Intellectual Property TPP: Everything You Need to Know
Intellectual property TPP refers to bold intellectual property protection measures agreed to by countries that were signatories to the TPP agreement. 3 min read
Intellectual property TPP refers to bold intellectual property protection measures agreed to by countries that were signatories to the TPP agreement. The measures were part of the 2016 Trans-Pacific Partnership (TPP) agreement that promotes free trade among the 12 member countries. The agreement included provisions to lengthen the minimum period of copyright and patent protection, to offer increased protection for agricultural and pharmaceutical companies, and to strengthen laws for the protection of trade secrets in the member countries. The U.S. subsequently pulled out of the agreement in January 2017, prompting the remaining countries to negotiate a new agreement called the CPTPP in 2018.
Provisions of the TPP on Intellectual Property Protection
Countries that were party to the initial agreement are Australia, Canada, Brunei, Chile, Malaysia, Mexico, Peru, New Zealand, Singapore, Vietnam, Japan, and the U.S. Negotiations were largely held in secret, but the Office of the United States Trade Representative stated that the U.S. had the following intellectual property objectives for the agreement:
- To build on global intellectual property agreements like the WTO Agreement on Trade-Related Aspects of Intellectual Property Rights (TRIPS), WIPO Performances Phonograms Treaty, World Intellectual Property Organization (WIPO) Copyright Treaty, and the Patent Cooperation Treaty
- To curb the unlawful possession of trade secrets, especially through cybertheft
- To ensure increased transparency in international trademark processes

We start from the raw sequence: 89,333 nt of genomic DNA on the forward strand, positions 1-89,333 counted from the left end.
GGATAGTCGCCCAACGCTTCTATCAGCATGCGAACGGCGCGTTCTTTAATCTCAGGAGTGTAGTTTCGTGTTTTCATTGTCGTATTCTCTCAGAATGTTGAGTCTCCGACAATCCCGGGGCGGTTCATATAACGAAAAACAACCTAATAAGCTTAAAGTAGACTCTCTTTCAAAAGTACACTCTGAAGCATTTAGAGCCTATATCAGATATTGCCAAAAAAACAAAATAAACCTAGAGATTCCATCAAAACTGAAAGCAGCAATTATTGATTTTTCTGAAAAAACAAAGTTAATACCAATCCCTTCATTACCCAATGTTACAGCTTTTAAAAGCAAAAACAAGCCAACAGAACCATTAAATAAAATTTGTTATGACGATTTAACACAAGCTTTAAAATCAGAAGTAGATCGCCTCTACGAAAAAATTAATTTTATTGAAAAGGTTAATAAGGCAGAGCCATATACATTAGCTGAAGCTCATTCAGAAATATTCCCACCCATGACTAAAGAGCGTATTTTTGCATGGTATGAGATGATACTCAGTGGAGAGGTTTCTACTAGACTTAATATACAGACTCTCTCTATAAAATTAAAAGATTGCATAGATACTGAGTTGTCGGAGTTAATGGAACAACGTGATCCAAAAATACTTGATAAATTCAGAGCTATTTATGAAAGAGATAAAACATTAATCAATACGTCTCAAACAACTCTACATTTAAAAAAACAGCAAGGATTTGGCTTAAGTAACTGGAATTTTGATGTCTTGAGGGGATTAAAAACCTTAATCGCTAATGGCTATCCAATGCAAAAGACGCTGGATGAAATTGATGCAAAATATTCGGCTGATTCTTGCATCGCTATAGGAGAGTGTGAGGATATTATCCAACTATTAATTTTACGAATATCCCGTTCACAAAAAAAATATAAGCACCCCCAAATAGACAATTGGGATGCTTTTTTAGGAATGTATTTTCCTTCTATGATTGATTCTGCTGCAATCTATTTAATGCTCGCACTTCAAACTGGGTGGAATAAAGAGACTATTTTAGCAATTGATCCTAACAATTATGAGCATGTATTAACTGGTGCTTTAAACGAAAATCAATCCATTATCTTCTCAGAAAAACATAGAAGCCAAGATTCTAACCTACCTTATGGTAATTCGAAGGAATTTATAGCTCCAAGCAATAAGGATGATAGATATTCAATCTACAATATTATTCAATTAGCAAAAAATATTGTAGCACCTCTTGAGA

- To obtain market access for U.S. businesses that benefit from intellectual property
- To create laws against copyright theft and trademark copying
- To close glaring loopholes that allowed counterfeit products to move across borders
- To promote the use of intellectual property for other legal uses without infringing on copyrights, such as for research and news reporting
Intellectual Property Provisions of the TPP Agreement
Largely because of the advocacy of the U.S. government, the TPP agreement made a number of intellectual property protection provisions. The main focus of the TPP intellectual property protections was to eliminate cross-border rights infringement. Major provisions of the agreement on intellectual property were:
- The agreement advocated for the extension of trademark protection terms to 10 years or more. The existing TRIPS agreement required terms of at least seven years.
- It advocated for the removal of limitations for sound marks protection.
- It extended the minimum copyright protection term to 70 years from the TRIPS agreement provision of 50 years.
- The agreement mandated member countries to ensure better enforcement of copyright laws. It provided for the prosecution of entities involved in the removal of rights management information.
- The agreement required all TPP countries to ratify provision of the WIPO internet treaties.
- The agreement required countries to have an enforceable legal means for the protection of trade secrets.
- It protects test data submitted to regulatory agencies for marketing approval for a minimum of 10 years for farming chemicals and up to eight years for pharmaceuticals.
- The agreement required countries to proactively protect new pharmaceutical products that contain a biologic.
- It advocated for adjustments to be made to allow for patent office delays in the different member countries to harmonize patenting practices of TPP members.
Intellectual Property Issues of the TPP Agreement
Some provisions of the TPP agreement on intellectual property were controversial and hard to ratify by the parliaments of the signatories. These provisions were thought to favor the U.S. and other developed countries at the expense of developing countries like Chile and Peru. They included:
- Protection of trade secrets for pharmaceutical companies
- Extension of patent and copyright protection terms
In January 2017, the U.S. administration pulled out of the agreement, prompting other signatories to renegotiate a new one. Many of the intellectual property protection provisions, viewed as pro-U.S., were subsequently dropped. In March 2018, the 11 other signatories to the TPP signed a new agreement called the CPTPP.
Impact of the TPP's Intellectual Property Provisions
The TPP was a short-lived agreement that ran into opposition in the U.S. even before it was signed. Although the intellectual property protection measures of the agreement were predicted to favor U.S. businesses, the agreement did not live long enough for a proper analysis of its effects.
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